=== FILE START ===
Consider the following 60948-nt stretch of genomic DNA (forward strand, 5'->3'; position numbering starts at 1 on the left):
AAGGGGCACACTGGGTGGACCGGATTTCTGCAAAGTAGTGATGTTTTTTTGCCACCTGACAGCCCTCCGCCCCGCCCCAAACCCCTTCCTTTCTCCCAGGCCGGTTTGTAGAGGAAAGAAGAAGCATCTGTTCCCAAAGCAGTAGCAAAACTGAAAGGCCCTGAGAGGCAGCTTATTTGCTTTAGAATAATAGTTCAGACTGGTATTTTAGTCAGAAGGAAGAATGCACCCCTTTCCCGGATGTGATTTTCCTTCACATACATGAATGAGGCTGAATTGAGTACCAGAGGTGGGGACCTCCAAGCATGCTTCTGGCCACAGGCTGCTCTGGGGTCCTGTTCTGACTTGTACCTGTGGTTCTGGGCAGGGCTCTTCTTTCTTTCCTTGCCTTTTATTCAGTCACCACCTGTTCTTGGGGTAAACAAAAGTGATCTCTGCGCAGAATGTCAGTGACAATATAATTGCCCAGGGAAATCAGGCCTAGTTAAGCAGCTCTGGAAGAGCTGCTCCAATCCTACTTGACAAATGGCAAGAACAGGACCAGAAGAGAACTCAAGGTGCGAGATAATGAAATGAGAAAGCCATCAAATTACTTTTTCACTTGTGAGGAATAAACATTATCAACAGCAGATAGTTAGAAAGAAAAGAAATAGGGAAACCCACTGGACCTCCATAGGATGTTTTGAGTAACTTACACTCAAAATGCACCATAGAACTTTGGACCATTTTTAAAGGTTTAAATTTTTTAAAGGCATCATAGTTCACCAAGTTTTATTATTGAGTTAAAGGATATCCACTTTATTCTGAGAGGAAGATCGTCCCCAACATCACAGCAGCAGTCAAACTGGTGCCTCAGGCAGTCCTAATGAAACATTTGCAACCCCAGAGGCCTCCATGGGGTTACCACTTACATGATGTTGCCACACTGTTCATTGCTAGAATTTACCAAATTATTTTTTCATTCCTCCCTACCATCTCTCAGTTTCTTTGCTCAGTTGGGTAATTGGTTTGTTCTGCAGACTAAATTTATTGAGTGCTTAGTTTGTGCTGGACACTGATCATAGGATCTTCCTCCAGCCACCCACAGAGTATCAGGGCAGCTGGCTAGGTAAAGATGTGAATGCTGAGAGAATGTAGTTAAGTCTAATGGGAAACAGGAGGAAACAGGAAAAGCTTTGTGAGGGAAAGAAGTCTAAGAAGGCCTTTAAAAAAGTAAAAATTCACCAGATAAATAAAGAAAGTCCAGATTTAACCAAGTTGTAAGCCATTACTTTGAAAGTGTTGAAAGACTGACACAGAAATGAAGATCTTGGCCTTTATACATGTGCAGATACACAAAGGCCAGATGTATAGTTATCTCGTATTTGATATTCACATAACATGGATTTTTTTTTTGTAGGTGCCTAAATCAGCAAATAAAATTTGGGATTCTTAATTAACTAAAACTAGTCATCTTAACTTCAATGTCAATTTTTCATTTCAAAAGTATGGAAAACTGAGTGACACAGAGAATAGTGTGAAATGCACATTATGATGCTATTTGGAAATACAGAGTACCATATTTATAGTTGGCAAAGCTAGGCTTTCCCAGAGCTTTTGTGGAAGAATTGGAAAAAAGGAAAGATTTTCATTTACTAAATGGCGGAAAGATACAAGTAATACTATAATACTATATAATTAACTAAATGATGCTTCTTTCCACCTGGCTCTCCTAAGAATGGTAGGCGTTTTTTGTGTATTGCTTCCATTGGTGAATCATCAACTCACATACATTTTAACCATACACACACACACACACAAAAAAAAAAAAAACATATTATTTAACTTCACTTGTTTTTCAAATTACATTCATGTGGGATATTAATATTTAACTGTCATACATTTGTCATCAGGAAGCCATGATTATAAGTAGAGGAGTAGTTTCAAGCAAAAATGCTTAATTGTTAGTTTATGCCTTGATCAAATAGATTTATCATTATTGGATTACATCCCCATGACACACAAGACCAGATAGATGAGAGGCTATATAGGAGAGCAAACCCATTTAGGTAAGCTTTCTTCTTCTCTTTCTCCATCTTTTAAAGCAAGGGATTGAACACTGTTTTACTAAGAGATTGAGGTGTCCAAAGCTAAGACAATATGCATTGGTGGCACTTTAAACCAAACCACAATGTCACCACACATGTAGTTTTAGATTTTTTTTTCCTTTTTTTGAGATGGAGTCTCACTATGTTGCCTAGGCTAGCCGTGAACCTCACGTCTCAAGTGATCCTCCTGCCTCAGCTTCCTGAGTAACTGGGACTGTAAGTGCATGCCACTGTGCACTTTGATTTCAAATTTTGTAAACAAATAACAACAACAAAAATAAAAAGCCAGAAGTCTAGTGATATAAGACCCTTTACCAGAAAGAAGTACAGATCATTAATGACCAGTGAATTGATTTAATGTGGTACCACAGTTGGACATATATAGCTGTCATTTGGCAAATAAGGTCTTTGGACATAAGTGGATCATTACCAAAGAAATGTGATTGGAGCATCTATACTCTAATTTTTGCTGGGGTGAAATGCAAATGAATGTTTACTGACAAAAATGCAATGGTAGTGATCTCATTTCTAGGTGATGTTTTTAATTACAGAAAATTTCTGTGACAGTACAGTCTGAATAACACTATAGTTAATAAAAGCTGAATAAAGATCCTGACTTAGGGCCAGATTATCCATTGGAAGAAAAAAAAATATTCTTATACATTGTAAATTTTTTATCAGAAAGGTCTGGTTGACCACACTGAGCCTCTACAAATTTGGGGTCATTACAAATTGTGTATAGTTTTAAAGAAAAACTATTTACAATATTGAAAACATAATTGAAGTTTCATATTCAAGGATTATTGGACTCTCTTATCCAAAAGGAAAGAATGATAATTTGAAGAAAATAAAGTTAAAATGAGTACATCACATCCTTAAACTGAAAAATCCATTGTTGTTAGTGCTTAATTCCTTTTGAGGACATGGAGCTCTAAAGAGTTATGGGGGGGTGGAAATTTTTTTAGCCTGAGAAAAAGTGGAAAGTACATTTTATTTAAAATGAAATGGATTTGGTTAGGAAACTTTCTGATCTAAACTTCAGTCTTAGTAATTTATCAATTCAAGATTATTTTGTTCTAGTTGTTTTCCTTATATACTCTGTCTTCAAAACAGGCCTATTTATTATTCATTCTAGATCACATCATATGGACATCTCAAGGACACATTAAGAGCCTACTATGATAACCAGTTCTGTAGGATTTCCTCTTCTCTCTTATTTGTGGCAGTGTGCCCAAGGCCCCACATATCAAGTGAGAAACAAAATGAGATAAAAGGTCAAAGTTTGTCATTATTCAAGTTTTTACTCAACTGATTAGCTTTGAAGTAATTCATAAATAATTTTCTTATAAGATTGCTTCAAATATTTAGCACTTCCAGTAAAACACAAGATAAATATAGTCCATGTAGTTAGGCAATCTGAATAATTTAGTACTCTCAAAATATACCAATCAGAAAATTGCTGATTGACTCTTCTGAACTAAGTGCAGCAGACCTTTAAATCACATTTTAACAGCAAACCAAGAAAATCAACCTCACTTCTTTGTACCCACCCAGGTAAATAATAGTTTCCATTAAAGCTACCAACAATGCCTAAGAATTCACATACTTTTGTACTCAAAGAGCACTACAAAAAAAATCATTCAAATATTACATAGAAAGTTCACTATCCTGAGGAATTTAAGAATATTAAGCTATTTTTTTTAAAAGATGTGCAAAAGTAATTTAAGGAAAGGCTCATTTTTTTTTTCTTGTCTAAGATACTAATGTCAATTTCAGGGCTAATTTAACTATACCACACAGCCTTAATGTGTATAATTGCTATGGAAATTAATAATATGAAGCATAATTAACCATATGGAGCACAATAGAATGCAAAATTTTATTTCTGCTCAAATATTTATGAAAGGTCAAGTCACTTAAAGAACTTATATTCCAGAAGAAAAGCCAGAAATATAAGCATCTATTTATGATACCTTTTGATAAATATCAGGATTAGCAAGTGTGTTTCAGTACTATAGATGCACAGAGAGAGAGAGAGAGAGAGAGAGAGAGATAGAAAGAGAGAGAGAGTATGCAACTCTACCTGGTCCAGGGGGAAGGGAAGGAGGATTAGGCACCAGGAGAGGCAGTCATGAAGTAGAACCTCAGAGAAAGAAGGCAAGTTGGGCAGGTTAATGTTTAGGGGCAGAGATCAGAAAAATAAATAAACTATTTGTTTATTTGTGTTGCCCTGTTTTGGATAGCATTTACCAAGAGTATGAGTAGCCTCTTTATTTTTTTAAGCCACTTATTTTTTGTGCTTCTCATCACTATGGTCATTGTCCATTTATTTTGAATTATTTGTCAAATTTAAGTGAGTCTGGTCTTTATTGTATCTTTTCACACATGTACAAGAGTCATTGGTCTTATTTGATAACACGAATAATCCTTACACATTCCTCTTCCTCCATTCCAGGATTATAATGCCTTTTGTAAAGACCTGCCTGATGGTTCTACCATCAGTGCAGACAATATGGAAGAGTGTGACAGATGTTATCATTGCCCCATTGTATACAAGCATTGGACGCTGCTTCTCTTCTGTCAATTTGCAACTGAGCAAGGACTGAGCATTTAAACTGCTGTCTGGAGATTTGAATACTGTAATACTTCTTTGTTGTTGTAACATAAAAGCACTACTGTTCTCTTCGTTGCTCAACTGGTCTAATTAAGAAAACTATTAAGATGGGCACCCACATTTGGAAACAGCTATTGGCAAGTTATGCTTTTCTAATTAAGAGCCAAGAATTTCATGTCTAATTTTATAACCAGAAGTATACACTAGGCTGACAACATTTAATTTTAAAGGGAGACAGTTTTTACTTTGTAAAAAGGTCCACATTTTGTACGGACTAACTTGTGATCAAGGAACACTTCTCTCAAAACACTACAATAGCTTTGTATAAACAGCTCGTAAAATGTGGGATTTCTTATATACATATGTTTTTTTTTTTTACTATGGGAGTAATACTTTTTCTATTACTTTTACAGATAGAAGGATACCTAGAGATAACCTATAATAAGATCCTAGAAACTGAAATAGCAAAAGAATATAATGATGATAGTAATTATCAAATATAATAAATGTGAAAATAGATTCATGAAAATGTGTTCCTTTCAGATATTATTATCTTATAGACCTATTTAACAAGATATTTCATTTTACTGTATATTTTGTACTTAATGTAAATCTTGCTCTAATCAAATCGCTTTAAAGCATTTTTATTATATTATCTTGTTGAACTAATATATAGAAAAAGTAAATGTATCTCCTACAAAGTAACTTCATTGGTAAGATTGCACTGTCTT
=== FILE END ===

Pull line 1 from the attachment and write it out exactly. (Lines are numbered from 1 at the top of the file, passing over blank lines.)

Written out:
Consider the following 60948-nt stretch of genomic DNA (forward strand, 5'->3'; position numbering starts at 1 on the left):